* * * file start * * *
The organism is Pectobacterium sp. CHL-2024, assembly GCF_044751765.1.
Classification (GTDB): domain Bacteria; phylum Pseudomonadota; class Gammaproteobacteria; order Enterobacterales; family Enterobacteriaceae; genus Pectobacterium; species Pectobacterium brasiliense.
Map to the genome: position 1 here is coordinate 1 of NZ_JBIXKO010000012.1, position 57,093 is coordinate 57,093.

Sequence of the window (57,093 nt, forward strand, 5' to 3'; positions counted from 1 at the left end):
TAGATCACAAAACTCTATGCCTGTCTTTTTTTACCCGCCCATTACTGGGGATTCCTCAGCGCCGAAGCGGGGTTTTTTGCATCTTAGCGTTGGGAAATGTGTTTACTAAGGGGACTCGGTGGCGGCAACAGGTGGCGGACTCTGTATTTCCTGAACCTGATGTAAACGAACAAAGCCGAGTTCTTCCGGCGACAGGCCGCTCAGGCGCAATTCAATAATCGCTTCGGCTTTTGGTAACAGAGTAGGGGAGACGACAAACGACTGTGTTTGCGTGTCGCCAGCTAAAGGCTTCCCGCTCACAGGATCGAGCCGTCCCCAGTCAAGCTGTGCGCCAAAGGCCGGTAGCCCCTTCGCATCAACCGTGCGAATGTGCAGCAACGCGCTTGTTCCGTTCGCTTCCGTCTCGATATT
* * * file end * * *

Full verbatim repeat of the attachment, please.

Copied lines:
The organism is Pectobacterium sp. CHL-2024, assembly GCF_044751765.1.
Classification (GTDB): domain Bacteria; phylum Pseudomonadota; class Gammaproteobacteria; order Enterobacterales; family Enterobacteriaceae; genus Pectobacterium; species Pectobacterium brasiliense.
Map to the genome: position 1 here is coordinate 1 of NZ_JBIXKO010000012.1, position 57,093 is coordinate 57,093.

Sequence of the window (57,093 nt, forward strand, 5' to 3'; positions counted from 1 at the left end):
TAGATCACAAAACTCTATGCCTGTCTTTTTTTACCCGCCCATTACTGGGGATTCCTCAGCGCCGAAGCGGGGTTTTTTGCATCTTAGCGTTGGGAAATGTGTTTACTAAGGGGACTCGGTGGCGGCAACAGGTGGCGGACTCTGTATTTCCTGAACCTGATGTAAACGAACAAAGCCGAGTTCTTCCGGCGACAGGCCGCTCAGGCGCAATTCAATAATCGCTTCGGCTTTTGGTAACAGAGTAGGGGAGACGACAAACGACTGTGTTTGCGTGTCGCCAGCTAAAGGCTTCCCGCTCACAGGATCGAGCCGTCCCCAGTCAAGCTGTGCGCCAAAGGCCGGTAGCCCCTTCGCATCAACCGTGCGAATGTGCAGCAACGCGCTTGTTCCGTTCGCTTCCGTCTCGATATT